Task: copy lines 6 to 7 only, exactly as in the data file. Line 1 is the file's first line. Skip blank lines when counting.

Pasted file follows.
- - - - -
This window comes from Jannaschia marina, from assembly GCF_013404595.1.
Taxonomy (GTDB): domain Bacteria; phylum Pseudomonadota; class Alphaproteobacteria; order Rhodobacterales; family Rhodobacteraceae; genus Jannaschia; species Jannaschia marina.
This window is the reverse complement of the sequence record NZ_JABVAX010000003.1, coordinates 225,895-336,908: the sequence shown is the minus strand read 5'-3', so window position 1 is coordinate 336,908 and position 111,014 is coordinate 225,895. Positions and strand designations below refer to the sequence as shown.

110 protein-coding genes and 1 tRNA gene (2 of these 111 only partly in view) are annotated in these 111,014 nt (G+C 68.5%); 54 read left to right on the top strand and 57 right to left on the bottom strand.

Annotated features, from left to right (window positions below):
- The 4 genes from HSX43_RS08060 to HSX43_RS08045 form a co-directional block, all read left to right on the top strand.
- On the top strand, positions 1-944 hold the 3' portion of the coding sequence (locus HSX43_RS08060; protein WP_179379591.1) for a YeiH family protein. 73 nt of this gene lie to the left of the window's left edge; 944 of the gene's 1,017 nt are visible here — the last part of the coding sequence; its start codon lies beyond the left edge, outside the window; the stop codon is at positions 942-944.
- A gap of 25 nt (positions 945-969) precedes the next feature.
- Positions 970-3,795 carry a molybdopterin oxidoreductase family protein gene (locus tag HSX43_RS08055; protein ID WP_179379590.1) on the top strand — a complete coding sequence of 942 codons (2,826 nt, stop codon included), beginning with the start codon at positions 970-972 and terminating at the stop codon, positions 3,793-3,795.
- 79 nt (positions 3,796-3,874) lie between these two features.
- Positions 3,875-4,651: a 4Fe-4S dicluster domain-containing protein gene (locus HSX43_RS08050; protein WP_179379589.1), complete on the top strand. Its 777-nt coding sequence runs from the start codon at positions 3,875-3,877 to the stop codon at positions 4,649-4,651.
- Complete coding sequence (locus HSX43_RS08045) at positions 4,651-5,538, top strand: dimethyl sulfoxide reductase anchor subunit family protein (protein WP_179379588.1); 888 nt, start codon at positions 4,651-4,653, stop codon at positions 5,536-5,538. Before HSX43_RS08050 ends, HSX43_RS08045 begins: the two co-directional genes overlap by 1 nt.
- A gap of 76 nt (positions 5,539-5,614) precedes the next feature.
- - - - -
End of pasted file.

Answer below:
- The 4 genes from HSX43_RS08060 to HSX43_RS08045 form a co-directional block, all read left to right on the top strand.
- On the top strand, positions 1-944 hold the 3' portion of the coding sequence (locus HSX43_RS08060; protein WP_179379591.1) for a YeiH family protein. 73 nt of this gene lie to the left of the window's left edge; 944 of the gene's 1,017 nt are visible here — the last part of the coding sequence; its start codon lies beyond the left edge, outside the window; the stop codon is at positions 942-944.